Close-Up Look at Saturn's Aurora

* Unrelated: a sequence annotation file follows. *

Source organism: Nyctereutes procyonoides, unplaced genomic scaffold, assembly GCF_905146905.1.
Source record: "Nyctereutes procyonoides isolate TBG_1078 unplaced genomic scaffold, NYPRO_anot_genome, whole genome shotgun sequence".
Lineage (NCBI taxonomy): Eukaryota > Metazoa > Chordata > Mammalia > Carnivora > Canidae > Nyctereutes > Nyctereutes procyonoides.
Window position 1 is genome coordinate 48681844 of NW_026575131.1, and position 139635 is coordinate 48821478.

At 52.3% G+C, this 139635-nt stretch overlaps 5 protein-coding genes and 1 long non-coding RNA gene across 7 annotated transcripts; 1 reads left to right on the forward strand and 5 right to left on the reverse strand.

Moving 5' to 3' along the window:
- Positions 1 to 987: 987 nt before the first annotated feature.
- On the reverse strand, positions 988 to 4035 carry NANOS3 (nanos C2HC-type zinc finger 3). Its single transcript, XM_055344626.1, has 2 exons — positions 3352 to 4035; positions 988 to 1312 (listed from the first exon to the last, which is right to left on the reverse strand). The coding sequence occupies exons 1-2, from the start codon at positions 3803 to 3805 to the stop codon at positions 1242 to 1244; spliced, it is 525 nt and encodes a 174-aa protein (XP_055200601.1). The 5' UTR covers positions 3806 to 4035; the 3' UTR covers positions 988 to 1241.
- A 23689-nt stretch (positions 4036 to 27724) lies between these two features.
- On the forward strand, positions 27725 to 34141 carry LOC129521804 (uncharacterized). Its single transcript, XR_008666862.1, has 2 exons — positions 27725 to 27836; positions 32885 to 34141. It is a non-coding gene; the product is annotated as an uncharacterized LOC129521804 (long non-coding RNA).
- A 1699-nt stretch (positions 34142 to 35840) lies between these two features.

This is an artist's concept of an opulent aerial display of a cherry-red aurora hovering over Saturn's south pole. Auroras are triggered by high-speed particles from the Sun, which electrify the planet's upper atmosphere. The aurora is red because of emission from glowing hydrogen. The aurora is oval because the glowing gases trace the magnetic field lines that converge, like a narrowing funnel, onto the planet's magnetic poles. This image depicts the view at the beginning of the Saturnian spring in the planet's Southern Hemisphere. Like Earth, Saturn is tilted on its spin axis and has seasons. The Sun is slowly creeping below the ring plane and is illuminating it as a brilliant arc behind the shadowed disk of the planet. The southern polar region is still in shadow, allowing for a full view of the complete auroral ring. Joint observations with NASA's Hubble Space Telescope and the Cassini Saturn orbiter show that the auroras behave differently from auroras on Earth and Jupiter.